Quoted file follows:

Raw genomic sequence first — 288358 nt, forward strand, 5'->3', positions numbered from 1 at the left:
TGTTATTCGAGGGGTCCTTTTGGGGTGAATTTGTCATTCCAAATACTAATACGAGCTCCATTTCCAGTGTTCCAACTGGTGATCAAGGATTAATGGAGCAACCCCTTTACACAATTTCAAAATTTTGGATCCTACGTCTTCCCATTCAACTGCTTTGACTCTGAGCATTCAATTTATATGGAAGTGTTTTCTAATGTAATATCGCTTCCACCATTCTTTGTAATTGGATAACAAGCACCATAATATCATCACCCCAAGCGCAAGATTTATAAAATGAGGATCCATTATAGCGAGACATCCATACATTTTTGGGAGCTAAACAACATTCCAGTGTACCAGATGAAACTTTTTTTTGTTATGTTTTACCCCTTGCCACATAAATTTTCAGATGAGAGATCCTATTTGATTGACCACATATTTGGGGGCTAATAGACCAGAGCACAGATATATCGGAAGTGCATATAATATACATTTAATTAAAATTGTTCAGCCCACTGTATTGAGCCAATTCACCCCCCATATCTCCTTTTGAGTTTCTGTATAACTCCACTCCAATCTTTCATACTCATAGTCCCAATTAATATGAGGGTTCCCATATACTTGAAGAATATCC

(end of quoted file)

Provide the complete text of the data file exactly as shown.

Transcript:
Raw genomic sequence first — 288358 nt, forward strand, 5'->3', positions numbered from 1 at the left:
TGTTATTCGAGGGGTCCTTTTGGGGTGAATTTGTCATTCCAAATACTAATACGAGCTCCATTTCCAGTGTTCCAACTGGTGATCAAGGATTAATGGAGCAACCCCTTTACACAATTTCAAAATTTTGGATCCTACGTCTTCCCATTCAACTGCTTTGACTCTGAGCATTCAATTTATATGGAAGTGTTTTCTAATGTAATATCGCTTCCACCATTCTTTGTAATTGGATAACAAGCACCATAATATCATCACCCCAAGCGCAAGATTTATAAAATGAGGATCCATTATAGCGAGACATCCATACATTTTTGGGAGCTAAACAACATTCCAGTGTACCAGATGAAACTTTTTTTTGTTATGTTTTACCCCTTGCCACATAAATTTTCAGATGAGAGATCCTATTTGATTGACCACATATTTGGGGGCTAATAGACCAGAGCACAGATATATCGGAAGTGCATATAATATACATTTAATTAAAATTGTTCAGCCCACTGTATTGAGCCAATTCACCCCCCATATCTCCTTTTGAGTTTCTGTATAACTCCACTCCAATCTTTCATACTCATAGTCCCAATTAATATGAGGGTTCCCATATACTTGAAGAATATCC